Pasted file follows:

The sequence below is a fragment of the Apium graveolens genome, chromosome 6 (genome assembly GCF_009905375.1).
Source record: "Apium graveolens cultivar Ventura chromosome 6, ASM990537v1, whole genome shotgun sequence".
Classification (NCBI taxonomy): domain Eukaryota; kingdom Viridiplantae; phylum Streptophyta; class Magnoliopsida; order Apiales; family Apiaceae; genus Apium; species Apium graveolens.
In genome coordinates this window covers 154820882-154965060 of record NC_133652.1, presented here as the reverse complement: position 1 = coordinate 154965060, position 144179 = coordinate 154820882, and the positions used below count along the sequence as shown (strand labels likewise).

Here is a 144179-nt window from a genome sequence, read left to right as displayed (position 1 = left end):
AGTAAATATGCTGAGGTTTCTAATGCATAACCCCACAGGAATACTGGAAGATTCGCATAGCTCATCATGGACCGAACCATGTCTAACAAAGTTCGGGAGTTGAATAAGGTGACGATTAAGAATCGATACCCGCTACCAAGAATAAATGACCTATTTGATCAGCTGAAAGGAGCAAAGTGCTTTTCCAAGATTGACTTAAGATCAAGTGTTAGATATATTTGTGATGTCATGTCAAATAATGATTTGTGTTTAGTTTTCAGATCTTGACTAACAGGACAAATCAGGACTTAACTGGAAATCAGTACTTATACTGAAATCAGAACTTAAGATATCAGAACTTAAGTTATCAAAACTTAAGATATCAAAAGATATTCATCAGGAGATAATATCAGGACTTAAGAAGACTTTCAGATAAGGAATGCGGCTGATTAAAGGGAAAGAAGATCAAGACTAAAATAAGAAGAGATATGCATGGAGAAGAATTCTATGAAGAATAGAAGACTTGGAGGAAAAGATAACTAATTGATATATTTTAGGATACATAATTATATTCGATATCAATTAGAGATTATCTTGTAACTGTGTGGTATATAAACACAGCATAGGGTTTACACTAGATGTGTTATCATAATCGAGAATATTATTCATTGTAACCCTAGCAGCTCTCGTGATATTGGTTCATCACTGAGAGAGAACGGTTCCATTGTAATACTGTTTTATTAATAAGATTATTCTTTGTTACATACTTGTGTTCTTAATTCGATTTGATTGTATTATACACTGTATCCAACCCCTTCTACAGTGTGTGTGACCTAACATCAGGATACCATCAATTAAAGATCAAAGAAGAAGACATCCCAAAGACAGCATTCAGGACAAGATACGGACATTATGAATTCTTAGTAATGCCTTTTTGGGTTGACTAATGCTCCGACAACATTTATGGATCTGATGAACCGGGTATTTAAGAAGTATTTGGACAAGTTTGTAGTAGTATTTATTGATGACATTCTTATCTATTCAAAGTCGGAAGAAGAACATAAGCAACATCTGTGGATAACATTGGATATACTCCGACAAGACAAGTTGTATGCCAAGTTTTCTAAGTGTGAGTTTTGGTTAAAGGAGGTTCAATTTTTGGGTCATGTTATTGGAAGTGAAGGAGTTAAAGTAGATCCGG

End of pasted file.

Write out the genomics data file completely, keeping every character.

The sequence below is a fragment of the Apium graveolens genome, chromosome 6 (genome assembly GCF_009905375.1).
Source record: "Apium graveolens cultivar Ventura chromosome 6, ASM990537v1, whole genome shotgun sequence".
Classification (NCBI taxonomy): domain Eukaryota; kingdom Viridiplantae; phylum Streptophyta; class Magnoliopsida; order Apiales; family Apiaceae; genus Apium; species Apium graveolens.
In genome coordinates this window covers 154820882-154965060 of record NC_133652.1, presented here as the reverse complement: position 1 = coordinate 154965060, position 144179 = coordinate 154820882, and the positions used below count along the sequence as shown (strand labels likewise).

Here is a 144179-nt window from a genome sequence, read left to right as displayed (position 1 = left end):
AGTAAATATGCTGAGGTTTCTAATGCATAACCCCACAGGAATACTGGAAGATTCGCATAGCTCATCATGGACCGAACCATGTCTAACAAAGTTCGGGAGTTGAATAAGGTGACGATTAAGAATCGATACCCGCTACCAAGAATAAATGACCTATTTGATCAGCTGAAAGGAGCAAAGTGCTTTTCCAAGATTGACTTAAGATCAAGTGTTAGATATATTTGTGATGTCATGTCAAATAATGATTTGTGTTTAGTTTTCAGATCTTGACTAACAGGACAAATCAGGACTTAACTGGAAATCAGTACTTATACTGAAATCAGAACTTAAGATATCAGAACTTAAGTTATCAAAACTTAAGATATCAAAAGATATTCATCAGGAGATAATATCAGGACTTAAGAAGACTTTCAGATAAGGAATGCGGCTGATTAAAGGGAAAGAAGATCAAGACTAAAATAAGAAGAGATATGCATGGAGAAGAATTCTATGAAGAATAGAAGACTTGGAGGAAAAGATAACTAATTGATATATTTTAGGATACATAATTATATTCGATATCAATTAGAGATTATCTTGTAACTGTGTGGTATATAAACACAGCATAGGGTTTACACTAGATGTGTTATCATAATCGAGAATATTATTCATTGTAACCCTAGCAGCTCTCGTGATATTGGTTCATCACTGAGAGAGAACGGTTCCATTGTAATACTGTTTTATTAATAAGATTATTCTTTGTTACATACTTGTGTTCTTAATTCGATTTGATTGTATTATACACTGTATCCAACCCCTTCTACAGTGTGTGTGACCTAACATCAGGATACCATCAATTAAAGATCAAAGAAGAAGACATCCCAAAGACAGCATTCAGGACAAGATACGGACATTATGAATTCTTAGTAATGCCTTTTTGGGTTGACTAATGCTCCGACAACATTTATGGATCTGATGAACCGGGTATTTAAGAAGTATTTGGACAAGTTTGTAGTAGTATTTATTGATGACATTCTTATCTATTCAAAGTCGGAAGAAGAACATAAGCAACATCTGTGGATAACATTGGATATACTCCGACAAGACAAGTTGTATGCCAAGTTTTCTAAGTGTGAGTTTTGGTTAAAGGAGGTTCAATTTTTGGGTCATGTTATTGGAAGTGAAGGAGTTAAAGTAGATCCGG